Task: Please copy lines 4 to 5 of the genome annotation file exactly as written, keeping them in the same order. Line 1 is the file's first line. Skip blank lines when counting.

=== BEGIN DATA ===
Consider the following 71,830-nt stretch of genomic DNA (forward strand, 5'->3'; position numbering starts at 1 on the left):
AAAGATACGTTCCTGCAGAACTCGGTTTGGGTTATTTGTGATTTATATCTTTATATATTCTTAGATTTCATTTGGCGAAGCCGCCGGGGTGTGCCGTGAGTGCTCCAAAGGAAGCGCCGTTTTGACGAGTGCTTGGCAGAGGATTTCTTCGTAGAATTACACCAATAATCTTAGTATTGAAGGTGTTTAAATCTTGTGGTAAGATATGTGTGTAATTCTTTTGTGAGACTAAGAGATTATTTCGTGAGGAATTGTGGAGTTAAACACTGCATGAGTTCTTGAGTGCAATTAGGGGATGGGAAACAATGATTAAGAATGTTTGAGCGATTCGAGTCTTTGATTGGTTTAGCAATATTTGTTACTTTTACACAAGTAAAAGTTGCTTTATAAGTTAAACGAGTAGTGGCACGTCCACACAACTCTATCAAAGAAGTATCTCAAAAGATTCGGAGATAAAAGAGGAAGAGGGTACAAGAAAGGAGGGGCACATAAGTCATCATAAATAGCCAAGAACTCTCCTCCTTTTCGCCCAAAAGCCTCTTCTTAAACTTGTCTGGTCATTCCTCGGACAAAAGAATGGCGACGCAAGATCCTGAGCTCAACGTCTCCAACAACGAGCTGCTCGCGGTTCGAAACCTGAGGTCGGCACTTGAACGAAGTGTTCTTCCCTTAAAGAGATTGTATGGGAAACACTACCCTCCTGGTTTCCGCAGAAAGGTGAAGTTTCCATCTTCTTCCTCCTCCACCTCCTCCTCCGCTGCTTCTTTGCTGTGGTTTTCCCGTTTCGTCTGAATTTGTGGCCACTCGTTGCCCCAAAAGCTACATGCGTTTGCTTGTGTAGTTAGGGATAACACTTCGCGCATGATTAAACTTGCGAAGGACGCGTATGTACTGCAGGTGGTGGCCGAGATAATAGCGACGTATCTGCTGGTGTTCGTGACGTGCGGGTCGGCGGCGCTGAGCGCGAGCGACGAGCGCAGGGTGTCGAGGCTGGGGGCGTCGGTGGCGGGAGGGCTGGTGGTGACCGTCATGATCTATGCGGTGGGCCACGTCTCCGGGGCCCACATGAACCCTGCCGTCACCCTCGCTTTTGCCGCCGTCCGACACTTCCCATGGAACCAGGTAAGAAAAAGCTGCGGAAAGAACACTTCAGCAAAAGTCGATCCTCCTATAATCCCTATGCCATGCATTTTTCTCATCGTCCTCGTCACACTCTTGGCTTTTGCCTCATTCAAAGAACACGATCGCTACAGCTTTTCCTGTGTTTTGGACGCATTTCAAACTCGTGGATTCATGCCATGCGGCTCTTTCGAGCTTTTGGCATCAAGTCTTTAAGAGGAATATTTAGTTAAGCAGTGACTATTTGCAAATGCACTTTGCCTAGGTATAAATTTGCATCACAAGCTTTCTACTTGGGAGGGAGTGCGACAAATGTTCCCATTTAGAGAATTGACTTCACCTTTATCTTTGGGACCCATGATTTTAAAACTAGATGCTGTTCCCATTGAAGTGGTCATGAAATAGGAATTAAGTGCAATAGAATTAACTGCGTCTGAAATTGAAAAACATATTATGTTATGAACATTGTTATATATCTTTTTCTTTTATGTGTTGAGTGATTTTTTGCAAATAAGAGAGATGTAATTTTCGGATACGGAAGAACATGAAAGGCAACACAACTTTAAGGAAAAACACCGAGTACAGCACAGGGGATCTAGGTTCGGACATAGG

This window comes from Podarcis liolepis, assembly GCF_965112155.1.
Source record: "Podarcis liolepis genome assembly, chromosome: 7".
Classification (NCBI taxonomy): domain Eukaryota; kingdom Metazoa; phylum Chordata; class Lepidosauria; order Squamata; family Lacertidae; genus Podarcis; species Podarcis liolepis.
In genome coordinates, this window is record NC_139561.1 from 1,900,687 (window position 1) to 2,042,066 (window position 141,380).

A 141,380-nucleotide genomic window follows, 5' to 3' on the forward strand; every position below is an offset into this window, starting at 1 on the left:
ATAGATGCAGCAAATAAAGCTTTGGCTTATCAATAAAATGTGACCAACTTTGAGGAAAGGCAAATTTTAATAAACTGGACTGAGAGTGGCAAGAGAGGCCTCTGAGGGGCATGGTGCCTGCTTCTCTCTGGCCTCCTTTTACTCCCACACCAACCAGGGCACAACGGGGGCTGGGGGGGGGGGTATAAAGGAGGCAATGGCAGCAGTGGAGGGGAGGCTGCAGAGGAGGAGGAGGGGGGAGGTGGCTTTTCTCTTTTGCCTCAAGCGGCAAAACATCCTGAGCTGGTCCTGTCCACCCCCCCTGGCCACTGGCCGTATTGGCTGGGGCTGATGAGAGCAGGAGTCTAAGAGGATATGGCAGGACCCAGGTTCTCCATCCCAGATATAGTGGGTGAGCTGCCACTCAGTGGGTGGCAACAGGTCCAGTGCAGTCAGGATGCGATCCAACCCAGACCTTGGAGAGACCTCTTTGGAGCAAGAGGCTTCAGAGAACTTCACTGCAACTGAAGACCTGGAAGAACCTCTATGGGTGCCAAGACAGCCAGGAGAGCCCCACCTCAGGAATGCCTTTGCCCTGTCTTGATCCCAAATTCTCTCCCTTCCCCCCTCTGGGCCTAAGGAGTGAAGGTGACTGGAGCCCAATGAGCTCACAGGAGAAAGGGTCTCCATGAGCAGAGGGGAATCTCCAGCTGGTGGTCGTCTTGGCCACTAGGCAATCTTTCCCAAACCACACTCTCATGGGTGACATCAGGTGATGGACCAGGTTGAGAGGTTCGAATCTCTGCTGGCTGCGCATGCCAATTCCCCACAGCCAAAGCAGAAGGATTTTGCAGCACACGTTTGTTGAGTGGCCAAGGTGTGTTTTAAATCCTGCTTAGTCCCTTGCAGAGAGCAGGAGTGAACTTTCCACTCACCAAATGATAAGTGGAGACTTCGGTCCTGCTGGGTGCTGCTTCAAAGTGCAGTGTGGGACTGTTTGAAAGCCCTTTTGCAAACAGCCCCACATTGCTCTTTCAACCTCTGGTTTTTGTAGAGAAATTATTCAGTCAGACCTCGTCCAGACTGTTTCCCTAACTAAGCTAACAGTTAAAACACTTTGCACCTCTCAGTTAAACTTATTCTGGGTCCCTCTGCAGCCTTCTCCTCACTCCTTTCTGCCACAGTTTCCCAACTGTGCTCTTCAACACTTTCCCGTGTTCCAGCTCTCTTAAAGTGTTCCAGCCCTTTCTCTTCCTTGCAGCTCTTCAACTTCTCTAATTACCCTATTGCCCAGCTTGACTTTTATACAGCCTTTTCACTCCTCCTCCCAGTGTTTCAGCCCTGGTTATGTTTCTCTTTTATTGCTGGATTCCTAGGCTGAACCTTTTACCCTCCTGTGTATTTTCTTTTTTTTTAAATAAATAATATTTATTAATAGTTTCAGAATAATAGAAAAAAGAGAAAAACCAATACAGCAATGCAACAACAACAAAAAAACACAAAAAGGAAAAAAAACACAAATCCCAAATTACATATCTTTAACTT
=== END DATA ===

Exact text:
Source record: "Podarcis liolepis genome assembly, chromosome: 7".
Classification (NCBI taxonomy): domain Eukaryota; kingdom Metazoa; phylum Chordata; class Lepidosauria; order Squamata; family Lacertidae; genus Podarcis; species Podarcis liolepis.